Purple vs Orange

Free Software 5 Comments »

Scottie posted an entry earlier about the new Ubuntu branding. I’ve been meaning to make a very similar post, but I’ve had lots more important things to do the last two weeks.

For those who have missed it, Canonical announced the new branding and artwork on the day of the User Interface Freeze for the Lucid development cycle. The decisions around the new branding have been met with some controversy, and as Scottie pointed out, some awkwardness around it. I’ll try to sum up my views about it in this post.

Purple / Aubergine

One of the major changes in the artwork is a change from the yellowy-brown colours to purple and orange. Most of the highlights are in purple, so is the terminal background. The aubergine (purple) is supposed to signify the corporate and the commercial aspects of Ubuntu, while the orange represents community.

I love the way the background is slightly transparent by default. The compositing capabilities in Ubuntu is powerful and should be showed off. The amount of transparency is also just subtle enough that it shouldn’t bother people who usually prefer a solid background. I think the colour is horrible though. I’d go as far as to say it’s offensive, I can write that off to personal taste though. The really bad thing about it is that it changes your default profile to the so-called “Ambiance” theme automatically without any warning. At least it was easy to delete and my older, much more aesthetically pleasing terminal was restored.

Button Positions

The button positions have been a bit more controversial than the actual colours. Personally, I didn’t like it at first but it only took a few hours to get used to it. It was the same when I used OSX for the first time, the positions feel weird at first but they grow on you fast. I don’t think the button positions will be a problem for users who use Ubuntu pretty much exclusively. Not all my machines are on Lucid yet, so it’s been a pain to move between machines that have the controls on the left and that have them on the right. I can imagine that having the controls on the left may be a major annoyance for someone who uses the one system at home and another at work.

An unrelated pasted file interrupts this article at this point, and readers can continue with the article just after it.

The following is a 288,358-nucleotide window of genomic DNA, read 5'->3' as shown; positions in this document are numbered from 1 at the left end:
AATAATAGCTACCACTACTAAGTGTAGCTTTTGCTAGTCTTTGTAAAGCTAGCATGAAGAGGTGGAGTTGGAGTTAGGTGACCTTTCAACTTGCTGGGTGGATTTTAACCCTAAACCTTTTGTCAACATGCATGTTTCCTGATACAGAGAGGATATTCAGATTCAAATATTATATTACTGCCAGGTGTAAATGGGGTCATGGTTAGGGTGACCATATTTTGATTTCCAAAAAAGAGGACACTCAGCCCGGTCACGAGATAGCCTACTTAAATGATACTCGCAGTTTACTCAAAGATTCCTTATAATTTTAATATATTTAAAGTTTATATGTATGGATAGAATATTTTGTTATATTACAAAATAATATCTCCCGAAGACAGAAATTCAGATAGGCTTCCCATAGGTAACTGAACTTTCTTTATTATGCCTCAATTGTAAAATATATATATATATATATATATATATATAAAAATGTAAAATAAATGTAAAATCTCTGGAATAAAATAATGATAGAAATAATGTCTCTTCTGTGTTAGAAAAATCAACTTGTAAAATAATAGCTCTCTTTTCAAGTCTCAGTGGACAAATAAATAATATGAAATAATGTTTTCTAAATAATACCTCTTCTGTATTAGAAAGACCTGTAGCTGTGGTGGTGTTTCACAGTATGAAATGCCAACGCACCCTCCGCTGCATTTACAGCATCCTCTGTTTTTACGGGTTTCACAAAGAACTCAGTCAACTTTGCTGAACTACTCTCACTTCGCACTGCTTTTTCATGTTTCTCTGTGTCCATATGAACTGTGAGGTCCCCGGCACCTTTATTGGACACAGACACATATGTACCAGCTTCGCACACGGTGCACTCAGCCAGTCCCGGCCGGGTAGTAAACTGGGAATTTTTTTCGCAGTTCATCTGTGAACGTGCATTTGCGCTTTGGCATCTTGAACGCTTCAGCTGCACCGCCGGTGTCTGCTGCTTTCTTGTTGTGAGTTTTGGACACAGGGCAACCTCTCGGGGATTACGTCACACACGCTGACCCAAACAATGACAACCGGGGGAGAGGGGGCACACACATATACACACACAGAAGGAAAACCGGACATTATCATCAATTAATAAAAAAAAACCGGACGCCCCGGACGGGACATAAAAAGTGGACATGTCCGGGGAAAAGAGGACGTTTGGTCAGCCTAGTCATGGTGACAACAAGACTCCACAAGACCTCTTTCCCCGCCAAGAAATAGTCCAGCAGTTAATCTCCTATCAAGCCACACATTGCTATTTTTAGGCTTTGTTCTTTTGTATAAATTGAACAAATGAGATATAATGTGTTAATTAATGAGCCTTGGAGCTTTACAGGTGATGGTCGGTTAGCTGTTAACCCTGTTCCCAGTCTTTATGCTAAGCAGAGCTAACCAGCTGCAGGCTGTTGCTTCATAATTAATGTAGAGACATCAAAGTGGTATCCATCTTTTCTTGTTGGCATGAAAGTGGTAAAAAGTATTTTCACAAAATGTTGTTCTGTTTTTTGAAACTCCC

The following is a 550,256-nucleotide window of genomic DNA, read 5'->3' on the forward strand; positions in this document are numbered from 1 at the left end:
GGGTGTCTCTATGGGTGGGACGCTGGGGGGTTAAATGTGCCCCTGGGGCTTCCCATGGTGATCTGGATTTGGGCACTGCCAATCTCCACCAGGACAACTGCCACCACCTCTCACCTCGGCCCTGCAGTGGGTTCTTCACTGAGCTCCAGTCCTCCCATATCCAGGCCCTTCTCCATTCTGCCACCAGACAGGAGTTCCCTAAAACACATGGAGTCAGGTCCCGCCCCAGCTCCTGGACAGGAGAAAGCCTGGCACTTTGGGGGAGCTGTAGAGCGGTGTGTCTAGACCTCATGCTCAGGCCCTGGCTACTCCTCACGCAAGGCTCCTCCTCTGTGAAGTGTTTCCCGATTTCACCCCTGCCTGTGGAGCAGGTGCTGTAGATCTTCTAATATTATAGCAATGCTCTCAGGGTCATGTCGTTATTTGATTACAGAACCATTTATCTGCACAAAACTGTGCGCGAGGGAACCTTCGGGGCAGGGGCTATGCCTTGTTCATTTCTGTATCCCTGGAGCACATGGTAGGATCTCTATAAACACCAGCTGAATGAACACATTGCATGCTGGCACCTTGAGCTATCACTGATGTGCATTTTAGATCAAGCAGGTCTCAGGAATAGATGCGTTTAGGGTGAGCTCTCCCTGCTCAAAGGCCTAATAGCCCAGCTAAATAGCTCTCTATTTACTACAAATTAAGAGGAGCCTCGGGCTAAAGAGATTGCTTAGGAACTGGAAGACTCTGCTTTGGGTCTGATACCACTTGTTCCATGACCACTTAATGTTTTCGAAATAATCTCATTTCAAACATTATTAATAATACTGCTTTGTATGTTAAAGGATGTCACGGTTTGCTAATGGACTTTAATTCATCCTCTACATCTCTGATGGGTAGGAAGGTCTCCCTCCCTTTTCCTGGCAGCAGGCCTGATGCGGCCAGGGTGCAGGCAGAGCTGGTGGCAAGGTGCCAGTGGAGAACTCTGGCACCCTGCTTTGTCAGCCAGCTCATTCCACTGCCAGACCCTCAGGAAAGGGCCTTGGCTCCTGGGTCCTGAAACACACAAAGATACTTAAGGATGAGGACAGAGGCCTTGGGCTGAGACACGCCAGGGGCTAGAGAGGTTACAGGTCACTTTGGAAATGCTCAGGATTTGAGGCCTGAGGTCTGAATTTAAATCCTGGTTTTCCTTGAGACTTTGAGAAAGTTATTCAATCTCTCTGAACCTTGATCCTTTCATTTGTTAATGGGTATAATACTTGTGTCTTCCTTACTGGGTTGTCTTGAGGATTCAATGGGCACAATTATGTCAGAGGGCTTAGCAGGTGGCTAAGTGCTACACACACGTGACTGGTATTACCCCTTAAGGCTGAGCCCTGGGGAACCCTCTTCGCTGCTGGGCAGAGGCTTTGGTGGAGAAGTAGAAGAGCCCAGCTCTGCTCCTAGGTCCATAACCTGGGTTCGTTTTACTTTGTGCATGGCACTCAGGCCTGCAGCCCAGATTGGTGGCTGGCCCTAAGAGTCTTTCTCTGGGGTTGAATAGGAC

Besides that, many applications are set up to have the close button at the top right, and it’s usually not configurable. Scott mentioned something similar with regards to tabs, here’s an example in an OpenOffice document:

Font / Logo

Besides the announcement on the day of UI Freeze, the new Ubuntu font is still not complete either. This means that some derivatives (Edubuntu, for one), doesn’t have a new logo yet since the “e” and “d” letters haven’t been finalized yet. We’re also waiting for a new logo from Canonical, it’s a bit painful that this couldn’t have been better communicated or planned in advance.

Scott wonders why few other people have talked about this, but it’s not the first time Canonical has made big changes on or just before a freeze. It’s probably not the last either. I don’t think people are comfortable providing feedback, especially at the risk of being labeled as a bad apple that just wants to complain about stuff and especially if it won’t change anything.


Having said what I have so far, I’m all in favour of making big, bold changes. If Canonical puts this much effort into the design of every release, and if they can find a way to involve the community as well (turn their cold purple hearts a bit more orangy), then I think Ubuntu will make major strides in usability and design that ultimately, everyone else would want to copy.

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